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CPU processor comparison chart help

by slow235comp / November 27, 2012 1:42 PM PST
http://www.cpubenchmark.net/common_cpus.html
http://www.cpubenchmark.net/high_end_cpus.html

Bascially the charts shows CPU stregnth? The higher, the better the processor? Are the overclockable ones OC'd for the tests? I'm confused because so many people said not to get a laptop with a i7-3632QM or i7-3630QM and that a desktop will be way stronger, but those two QMs rate so high, I think higher than even every desktop except for the really high-end i7s and XEONS.
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re
by slow235comp / November 27, 2012 1:57 PM PST

RAM's a factor, but aren't the mobile tests done with a laptop that's capped at about 8 GB ddr3 with 8GB ddr3 in it?

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What is the goal here? Gaming?
by R. Proffitt Forum moderator / November 27, 2012 11:13 PM PST

I'm sure you've read something like this:

"Our tests demonstrate fairly little difference between a $225 LGA 1155 Core i5-2500K and a $1000 LGA 2011 Core i7-3960X, even when three-way graphics card configurations are involved. It turns out that memory bandwidth and PCIe throughput don't hold back the performance of existing Sandy Bridge-based machines. "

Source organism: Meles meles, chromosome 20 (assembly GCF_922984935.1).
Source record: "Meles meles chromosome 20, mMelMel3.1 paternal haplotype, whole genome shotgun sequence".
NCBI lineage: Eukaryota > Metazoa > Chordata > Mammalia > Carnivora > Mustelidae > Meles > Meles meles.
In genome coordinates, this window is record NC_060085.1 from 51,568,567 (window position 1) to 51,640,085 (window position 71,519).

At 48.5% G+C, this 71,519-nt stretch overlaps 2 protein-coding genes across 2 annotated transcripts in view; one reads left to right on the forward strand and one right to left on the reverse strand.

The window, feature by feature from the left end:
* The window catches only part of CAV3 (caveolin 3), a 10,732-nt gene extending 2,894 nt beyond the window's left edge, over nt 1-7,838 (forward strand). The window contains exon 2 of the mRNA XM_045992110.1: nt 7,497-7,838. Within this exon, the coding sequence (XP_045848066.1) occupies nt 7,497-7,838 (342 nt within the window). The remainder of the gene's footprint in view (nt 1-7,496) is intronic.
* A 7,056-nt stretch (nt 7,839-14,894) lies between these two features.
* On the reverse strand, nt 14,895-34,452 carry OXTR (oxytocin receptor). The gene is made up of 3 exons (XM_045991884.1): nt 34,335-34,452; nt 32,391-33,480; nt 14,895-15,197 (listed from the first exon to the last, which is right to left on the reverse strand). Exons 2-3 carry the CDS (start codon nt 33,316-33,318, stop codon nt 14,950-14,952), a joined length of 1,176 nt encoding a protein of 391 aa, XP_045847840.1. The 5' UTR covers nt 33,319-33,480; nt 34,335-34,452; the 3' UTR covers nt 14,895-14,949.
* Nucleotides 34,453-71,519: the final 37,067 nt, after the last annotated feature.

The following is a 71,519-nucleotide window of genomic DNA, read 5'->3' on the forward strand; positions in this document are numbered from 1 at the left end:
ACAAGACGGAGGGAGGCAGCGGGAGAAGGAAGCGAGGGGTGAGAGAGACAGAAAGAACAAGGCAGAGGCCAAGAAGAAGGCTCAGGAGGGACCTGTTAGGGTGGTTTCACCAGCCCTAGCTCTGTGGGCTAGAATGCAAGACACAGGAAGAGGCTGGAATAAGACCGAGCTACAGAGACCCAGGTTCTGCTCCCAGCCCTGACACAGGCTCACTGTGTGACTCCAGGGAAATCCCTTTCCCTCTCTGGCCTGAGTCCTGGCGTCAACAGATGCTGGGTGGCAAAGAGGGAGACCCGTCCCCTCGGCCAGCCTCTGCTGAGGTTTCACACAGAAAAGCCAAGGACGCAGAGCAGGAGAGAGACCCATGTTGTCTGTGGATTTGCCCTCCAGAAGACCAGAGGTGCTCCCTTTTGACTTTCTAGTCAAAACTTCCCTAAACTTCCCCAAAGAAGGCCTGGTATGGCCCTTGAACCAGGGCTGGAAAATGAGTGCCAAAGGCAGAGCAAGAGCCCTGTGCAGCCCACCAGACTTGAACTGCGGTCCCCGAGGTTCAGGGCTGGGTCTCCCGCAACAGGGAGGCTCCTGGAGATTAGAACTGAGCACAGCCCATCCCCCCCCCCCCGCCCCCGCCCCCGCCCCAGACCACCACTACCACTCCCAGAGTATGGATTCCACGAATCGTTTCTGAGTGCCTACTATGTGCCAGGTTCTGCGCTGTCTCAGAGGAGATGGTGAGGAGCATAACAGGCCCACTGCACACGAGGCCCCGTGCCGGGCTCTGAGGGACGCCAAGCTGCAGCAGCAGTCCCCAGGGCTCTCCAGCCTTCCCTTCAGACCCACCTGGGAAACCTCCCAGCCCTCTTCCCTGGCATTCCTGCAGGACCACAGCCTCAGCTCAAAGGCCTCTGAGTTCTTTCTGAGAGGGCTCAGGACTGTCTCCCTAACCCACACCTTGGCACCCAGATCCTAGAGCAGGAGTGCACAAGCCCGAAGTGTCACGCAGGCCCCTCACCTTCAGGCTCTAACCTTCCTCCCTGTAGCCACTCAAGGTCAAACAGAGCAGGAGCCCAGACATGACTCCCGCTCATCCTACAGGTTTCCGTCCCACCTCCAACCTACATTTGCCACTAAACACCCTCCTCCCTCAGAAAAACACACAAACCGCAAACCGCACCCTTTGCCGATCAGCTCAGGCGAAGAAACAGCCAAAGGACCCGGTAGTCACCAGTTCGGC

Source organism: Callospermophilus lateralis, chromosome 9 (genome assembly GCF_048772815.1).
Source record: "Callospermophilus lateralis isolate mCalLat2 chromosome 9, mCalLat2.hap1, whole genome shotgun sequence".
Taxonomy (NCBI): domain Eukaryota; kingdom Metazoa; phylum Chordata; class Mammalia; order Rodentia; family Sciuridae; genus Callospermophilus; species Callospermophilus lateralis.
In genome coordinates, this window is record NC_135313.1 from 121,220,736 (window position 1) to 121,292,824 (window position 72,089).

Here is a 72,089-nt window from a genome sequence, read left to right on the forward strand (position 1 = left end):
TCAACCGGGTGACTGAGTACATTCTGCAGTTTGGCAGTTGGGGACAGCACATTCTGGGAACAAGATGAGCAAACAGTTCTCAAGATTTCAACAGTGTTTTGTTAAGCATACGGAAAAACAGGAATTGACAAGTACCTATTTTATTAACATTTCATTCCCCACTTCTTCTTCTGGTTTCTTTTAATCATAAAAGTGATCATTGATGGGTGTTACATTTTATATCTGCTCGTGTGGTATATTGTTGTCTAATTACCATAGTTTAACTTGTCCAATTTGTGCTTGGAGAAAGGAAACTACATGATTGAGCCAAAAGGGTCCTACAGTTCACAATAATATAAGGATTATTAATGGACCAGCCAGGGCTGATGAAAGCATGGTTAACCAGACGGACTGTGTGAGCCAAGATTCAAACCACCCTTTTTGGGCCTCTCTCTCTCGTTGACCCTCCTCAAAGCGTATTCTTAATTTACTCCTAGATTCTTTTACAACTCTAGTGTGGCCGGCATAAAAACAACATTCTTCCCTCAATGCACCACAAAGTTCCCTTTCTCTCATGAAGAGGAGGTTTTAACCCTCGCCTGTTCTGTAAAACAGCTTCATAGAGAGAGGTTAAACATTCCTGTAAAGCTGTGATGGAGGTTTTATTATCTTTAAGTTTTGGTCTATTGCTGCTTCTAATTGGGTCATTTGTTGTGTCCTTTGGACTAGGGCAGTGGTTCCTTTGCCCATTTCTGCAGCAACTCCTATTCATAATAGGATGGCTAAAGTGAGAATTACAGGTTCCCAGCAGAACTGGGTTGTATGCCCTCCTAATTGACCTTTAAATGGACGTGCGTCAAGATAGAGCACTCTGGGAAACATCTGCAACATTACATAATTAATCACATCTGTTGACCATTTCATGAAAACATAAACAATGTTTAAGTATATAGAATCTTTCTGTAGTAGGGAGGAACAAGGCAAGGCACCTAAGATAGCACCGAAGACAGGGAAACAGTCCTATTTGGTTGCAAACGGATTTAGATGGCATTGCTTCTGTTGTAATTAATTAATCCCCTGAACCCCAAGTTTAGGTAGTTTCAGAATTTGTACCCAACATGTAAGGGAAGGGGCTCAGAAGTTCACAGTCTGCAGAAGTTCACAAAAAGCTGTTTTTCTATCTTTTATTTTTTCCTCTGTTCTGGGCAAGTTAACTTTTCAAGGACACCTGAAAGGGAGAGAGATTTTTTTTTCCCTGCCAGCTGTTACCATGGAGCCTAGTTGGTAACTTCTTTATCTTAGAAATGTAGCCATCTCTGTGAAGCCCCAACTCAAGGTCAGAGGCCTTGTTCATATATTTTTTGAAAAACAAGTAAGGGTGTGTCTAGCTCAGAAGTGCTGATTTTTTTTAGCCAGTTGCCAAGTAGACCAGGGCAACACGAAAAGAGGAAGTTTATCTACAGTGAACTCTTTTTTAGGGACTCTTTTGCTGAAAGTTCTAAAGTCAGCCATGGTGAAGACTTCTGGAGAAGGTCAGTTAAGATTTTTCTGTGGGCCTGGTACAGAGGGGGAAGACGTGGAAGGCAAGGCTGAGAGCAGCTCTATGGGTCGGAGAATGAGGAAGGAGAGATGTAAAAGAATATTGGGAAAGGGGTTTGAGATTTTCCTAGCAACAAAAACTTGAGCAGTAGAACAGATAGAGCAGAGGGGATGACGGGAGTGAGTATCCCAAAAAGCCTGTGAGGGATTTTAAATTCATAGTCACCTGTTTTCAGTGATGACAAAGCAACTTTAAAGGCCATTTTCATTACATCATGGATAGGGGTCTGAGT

http://www.tomshardware.com/reviews/gaming-cpu-review-overclock,3106-4.html

For now I don't worry about 8GB RAM caps. I can't guess why folk would talk about that when GPU's matter for some apps. Not to mention the rest of the computer.

Balance in all things seems appropriate.
Bob

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Cpu power
by Bob__B / November 27, 2012 11:28 PM PST

What your looking at is data crunching power.
Nice stuff to look at and yes you need a certain level of that stuff.
Once you get up to that level adding more does not help much.
Why?......the bottle neck has moved to a different area.

With a laptop it's upgrade ability is kind of limited.
Meaning you can't do much if the bottle neck is in the video or storage or other.
With a desktop you have some wiggle room.

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